Travels in the Real Nigeria: Looking for Transwonderland
My review over at The New Republic:
NIGERIA HAS AN unsavory, and largely undeserved, reputation in the United States: the home of scammers trying to bilk Grandma out of her life savings. Yet across Africa, Nigerians are also loathed and feared by their neighbors from smaller, more unassuming countries—states without Nigeria’s surplus of bravado. These passionate responses are no doubt partly because Nigeria is itself a place of strong passions. Nigerians—so the conventional wisdom goes—tend to be brash, confident, loud, and warm (the Italians of Africa, you might say), and they have fanned out to every corner of the globe. Surely these overstatements regarding Nigeria’s national character have to do with something fundamental: very little has been written about the country in a straightforward, nonfictional but personal way—which is why the publication of Noo Saro-Wiwa’s new book (the first book of travel writing about Nigeria in a hundred years) is welcome and overdue.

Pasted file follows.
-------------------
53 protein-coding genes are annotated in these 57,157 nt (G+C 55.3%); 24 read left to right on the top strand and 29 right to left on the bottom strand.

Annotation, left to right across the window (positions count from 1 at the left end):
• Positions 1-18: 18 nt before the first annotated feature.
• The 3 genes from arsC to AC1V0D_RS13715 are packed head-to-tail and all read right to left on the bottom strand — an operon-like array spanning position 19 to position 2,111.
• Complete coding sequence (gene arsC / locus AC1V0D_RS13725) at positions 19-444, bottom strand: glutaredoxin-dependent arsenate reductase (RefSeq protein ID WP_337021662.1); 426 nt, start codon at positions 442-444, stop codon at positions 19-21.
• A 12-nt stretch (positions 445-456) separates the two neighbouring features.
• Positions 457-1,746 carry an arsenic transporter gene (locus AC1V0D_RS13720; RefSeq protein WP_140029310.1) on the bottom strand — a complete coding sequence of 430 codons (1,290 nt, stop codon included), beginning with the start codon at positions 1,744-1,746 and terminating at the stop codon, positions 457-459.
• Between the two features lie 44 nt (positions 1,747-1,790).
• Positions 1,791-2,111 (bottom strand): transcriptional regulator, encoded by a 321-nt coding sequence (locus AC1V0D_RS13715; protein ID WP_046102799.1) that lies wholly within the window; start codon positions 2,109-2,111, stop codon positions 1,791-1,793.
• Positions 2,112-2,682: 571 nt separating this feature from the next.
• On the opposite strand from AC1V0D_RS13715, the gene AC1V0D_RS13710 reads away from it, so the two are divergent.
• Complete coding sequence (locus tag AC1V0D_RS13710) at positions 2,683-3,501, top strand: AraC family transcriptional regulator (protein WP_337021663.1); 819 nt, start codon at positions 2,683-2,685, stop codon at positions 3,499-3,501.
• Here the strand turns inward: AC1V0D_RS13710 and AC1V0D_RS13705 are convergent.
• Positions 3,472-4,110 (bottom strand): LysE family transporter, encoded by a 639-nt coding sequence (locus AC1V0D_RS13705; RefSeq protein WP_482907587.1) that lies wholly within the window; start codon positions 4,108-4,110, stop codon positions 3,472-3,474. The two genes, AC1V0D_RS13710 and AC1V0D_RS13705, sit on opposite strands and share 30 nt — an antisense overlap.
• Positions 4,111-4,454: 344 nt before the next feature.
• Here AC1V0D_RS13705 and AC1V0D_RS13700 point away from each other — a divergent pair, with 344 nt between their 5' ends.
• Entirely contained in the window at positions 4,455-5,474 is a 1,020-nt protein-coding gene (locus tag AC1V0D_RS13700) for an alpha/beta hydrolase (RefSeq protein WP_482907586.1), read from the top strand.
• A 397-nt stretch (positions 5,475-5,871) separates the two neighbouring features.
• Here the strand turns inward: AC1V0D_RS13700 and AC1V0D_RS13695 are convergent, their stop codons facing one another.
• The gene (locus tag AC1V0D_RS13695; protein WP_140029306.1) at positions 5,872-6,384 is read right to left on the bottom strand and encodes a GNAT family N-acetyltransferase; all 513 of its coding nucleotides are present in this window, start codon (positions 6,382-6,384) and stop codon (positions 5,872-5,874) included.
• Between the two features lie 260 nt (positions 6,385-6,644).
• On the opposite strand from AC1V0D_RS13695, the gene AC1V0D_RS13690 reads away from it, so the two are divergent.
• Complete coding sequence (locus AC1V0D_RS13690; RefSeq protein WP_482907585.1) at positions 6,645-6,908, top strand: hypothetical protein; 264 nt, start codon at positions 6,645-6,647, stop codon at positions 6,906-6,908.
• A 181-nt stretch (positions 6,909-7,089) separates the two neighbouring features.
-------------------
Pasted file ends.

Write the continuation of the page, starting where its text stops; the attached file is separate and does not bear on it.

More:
There are few people in the world with reason to have stronger feelings about Nigeria than Saro-Wiwa, the daughter of the Ogoni activist Ken Saro-Wiwa, who was hanged in 1995 by the dictator Sani Abacha for agitating against pollution and injustice in the Niger Delta.